The original Expendables movie had a very simple premise, get a bunch of 80s action heroes, throw them into a simple meat-grinder action plot, then sit back and enjoy. It worked rather well. Now the first film contained more than just eighties action stars as it included the likes of Terry Crews and Randy Couture but they certainly fit in well with the likes of Sylvester Stallone and Dolph Lundgren. Even co-star Jason Statham only started acting at the tail end of the 90s but he had amazing chemistry with Stallone. So even if the cast didn’t consist of even a majority of 80s stars they all felt like they came from that same school. Two years later we got a sequel that added more actors from the 80s into the mix making it more balanced and a bit more awesome – Jet Li bailing after the first action sequence was the only true disappointment – but these are films for action movie buffs and they both delivered on what they promised.
Now comes The Expendables 3 and with it, they’ve pissed all that goodwill right out the window, clocking in at just over two hours it is the longest in the series and the most boring. Sure there are plenty of explodey action scenes but in service of a thin plot, even by the standards of this series, and with just terrible, terrible pacing that had me checking my watch multiple times. The worst sin of course was the introduction of The Expendable Muppet Babies, seriously, two twenty-something professional fighters and one of the dudes from Twilight. WTF?
The movie starts well enough with Barney (Stallone), Lee Christmas (Jason Statham), Gunner (Dolph Lundgren), and Toll Road (Randy Couture) staging a rescue of a prisoner from a heavily armoured train. The man they are rescuing is Doc (Wesley Snipes) who has been a prisoner for eight long years and once was a member of The Expendables. It’s an excellent scene with our heroes wreaking havoc from a helicopter while Snipes proves he can still act the badass. A hop, skip and a jump later finds the team in Mogadishu where they meet up with Caesar (Terry Crews) and try and take down an arms dealer. Unfortunately for the team, they were not quite aware of this dealer’s true identity which is that of Ex-Expendable Conrad Stonebanks (Mel Gibson), a man who betrayed everything Barney stands for and went to the dark side of the mercenary business, also, he is supposed to be dead.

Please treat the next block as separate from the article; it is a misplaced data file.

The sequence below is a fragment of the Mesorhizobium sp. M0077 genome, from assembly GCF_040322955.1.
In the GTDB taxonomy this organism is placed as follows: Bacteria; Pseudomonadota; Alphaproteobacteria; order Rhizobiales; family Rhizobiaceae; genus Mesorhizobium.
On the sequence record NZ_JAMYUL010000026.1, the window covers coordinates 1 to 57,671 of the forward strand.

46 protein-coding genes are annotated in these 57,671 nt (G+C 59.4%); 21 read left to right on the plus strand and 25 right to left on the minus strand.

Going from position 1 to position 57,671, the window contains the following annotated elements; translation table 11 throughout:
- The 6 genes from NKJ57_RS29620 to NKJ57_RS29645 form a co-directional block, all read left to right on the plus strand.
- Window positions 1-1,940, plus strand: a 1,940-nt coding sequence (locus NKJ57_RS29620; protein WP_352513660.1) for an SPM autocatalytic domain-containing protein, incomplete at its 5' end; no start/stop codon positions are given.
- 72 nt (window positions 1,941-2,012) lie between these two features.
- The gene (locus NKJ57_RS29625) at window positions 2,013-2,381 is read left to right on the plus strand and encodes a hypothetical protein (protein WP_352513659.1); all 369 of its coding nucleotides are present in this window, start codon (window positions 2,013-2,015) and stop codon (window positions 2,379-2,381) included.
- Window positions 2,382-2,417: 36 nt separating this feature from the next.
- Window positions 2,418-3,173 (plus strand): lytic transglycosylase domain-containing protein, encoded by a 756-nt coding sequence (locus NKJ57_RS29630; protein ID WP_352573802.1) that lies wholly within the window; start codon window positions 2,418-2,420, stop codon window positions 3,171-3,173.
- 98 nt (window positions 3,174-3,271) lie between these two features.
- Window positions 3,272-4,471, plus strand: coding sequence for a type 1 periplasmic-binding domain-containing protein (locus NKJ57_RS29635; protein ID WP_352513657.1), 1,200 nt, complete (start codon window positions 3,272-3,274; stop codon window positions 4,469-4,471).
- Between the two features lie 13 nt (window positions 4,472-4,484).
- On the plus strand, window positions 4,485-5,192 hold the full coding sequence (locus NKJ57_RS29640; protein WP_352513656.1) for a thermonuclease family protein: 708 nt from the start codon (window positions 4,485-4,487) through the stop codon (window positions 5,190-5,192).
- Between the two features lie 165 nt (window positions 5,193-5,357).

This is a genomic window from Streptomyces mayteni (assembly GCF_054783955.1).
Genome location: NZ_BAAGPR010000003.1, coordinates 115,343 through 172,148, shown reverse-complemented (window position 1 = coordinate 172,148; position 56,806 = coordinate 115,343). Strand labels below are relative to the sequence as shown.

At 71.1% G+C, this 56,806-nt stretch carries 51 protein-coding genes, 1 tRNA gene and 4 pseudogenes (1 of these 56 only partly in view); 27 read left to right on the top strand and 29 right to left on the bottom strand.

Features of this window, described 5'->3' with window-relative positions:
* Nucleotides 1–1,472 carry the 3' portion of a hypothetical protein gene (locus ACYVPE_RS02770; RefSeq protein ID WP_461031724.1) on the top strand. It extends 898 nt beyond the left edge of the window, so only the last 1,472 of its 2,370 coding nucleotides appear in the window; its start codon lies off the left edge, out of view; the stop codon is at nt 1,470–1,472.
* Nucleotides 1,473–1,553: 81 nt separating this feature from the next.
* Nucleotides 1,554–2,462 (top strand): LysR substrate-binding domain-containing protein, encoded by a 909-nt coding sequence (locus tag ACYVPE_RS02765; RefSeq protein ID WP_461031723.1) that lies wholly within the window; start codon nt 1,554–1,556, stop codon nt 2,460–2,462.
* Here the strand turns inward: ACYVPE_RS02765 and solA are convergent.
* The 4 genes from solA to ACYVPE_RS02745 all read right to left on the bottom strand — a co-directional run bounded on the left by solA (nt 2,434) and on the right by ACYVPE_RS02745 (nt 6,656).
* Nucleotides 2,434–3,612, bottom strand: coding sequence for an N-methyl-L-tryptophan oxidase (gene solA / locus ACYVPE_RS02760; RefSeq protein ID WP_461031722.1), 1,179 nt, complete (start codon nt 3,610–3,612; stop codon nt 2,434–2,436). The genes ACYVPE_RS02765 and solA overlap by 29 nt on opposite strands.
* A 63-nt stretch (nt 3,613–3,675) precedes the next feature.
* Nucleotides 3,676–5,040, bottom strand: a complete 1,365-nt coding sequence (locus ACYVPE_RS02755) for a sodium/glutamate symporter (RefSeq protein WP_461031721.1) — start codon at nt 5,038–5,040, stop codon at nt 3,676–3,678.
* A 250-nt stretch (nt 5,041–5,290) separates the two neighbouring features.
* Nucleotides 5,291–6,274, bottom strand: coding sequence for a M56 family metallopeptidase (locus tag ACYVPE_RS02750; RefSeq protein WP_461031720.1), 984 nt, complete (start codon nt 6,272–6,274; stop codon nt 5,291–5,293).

The mission becomes a clusterfuck and ends with Caesar taking a round in the chest from Stonebanks while the team barely makes it out alive. With Caesar stuck in the hospital on life support Barney makes the dumbest decision ever. He believes his team has gotten too old so he dismisses the lot of them and runs off to recruit fresh younger meat to go after Stonebanks. This is a terrible idea on multiple levels. Not only is it idiotic to think that a veteran mercenary would let go of his experienced team who have fought beside him through thick and thin to then turn around and replace them with people he doesn’t even know, but from a film standpoint, it’s even worse as it jettisons the cast members we actually like for a group of yahoos hardly anyone in the audience has even heard of. This is a colossal blunder.
Barney goes off with mercenary finder Bonaparte (Kelsey Grammer) to locate his new team, and it’s here that the movie stops dead in its tracks while we travel around to meet three of the most uninteresting people on the planet, but also Antonio Banderas. Yes, one of the potential recruits lied about his age on his resume as Galgo (Antonio Banderas) is a sad merc with no friends or family, and will do anything to get back into the fight. Banderas as Galgo is the one breath of fresh air in this entire movie. He plays a man so full of enthusiasm that he simply can’t shut up, much to the chagrin of his companions. He pretty much steals the movie. He should have given it back and starred in his own film. But because Barney and this movie don’t have a clue as to what they’re doing we leave behind the one good actor while Barney takes his new team on the mission to bring down Stonebanks. To no one’s surprise, the new members end up hostages when their plan goes to shit.
Of course, the original team finally shows up and with Galgo they attack Stonebanks and his personal army giving us a loud, kinetic and probably too long finale. The film wasting most of the cast was a huge mistake but the biggest crime being the poor use of Wesley Snipes, why introduce a new character to the team and then relegate him to second string almost immediately? We get Harrison Ford stepping in to replace Bruce Willis (Bruce asked for too much money this time out) as the government man, Schwarzenegger is back as Trench but not given much to do, and Jet Li makes an appearance but mainly just for another short joke. sigh
I’m guessing this is going to be the last of The Expendables movies, as some of the actors are really showing their age and they will make way for the “promised” Expendables: The Next Generation. It’s just disappointing that this installment was so weak, made so by the strange choice to sideline the main cast for a bunch of nobodies.
The Expendables 3
Director Patrick Hughes drops the ball in this outing by mainly dropping the cast of characters we actually like in favor of a few younger “actors” hardly anyone has even heard of. The action is fine and Mel Gibson is fun as the villain but I found the film rather boring for most of its 126 minute running time.